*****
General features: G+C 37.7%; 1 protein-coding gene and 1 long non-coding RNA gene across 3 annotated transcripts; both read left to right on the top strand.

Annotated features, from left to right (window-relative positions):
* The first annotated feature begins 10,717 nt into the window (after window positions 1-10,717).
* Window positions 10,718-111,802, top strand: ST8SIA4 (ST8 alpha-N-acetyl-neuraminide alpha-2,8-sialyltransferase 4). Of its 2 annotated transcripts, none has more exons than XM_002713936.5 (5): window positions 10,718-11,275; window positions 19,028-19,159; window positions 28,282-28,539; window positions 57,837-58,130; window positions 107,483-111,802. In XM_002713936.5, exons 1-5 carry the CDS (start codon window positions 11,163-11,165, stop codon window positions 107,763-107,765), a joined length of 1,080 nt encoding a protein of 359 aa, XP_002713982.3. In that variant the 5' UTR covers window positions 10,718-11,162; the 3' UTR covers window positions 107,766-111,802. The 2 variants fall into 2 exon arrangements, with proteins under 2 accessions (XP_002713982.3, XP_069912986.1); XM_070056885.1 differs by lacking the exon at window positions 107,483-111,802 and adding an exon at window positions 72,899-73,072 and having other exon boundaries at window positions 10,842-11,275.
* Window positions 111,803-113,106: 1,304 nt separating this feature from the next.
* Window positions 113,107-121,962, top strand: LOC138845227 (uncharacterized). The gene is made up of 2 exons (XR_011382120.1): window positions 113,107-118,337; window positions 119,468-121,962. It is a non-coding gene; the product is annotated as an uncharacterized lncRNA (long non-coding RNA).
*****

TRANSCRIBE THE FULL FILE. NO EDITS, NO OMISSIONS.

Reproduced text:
General features: G+C 37.7%; 1 protein-coding gene and 1 long non-coding RNA gene across 3 annotated transcripts; both read left to right on the top strand.

Annotated features, from left to right (window-relative positions):
* The first annotated feature begins 10,717 nt into the window (after window positions 1-10,717).
* Window positions 10,718-111,802, top strand: ST8SIA4 (ST8 alpha-N-acetyl-neuraminide alpha-2,8-sialyltransferase 4). Of its 2 annotated transcripts, none has more exons than XM_002713936.5 (5): window positions 10,718-11,275; window positions 19,028-19,159; window positions 28,282-28,539; window positions 57,837-58,130; window positions 107,483-111,802. In XM_002713936.5, exons 1-5 carry the CDS (start codon window positions 11,163-11,165, stop codon window positions 107,763-107,765), a joined length of 1,080 nt encoding a protein of 359 aa, XP_002713982.3. In that variant the 5' UTR covers window positions 10,718-11,162; the 3' UTR covers window positions 107,766-111,802. The 2 variants fall into 2 exon arrangements, with proteins under 2 accessions (XP_002713982.3, XP_069912986.1); XM_070056885.1 differs by lacking the exon at window positions 107,483-111,802 and adding an exon at window positions 72,899-73,072 and having other exon boundaries at window positions 10,842-11,275.
* Window positions 111,803-113,106: 1,304 nt separating this feature from the next.
* Window positions 113,107-121,962, top strand: LOC138845227 (uncharacterized). The gene is made up of 2 exons (XR_011382120.1): window positions 113,107-118,337; window positions 119,468-121,962. It is a non-coding gene; the product is annotated as an uncharacterized lncRNA (long non-coding RNA).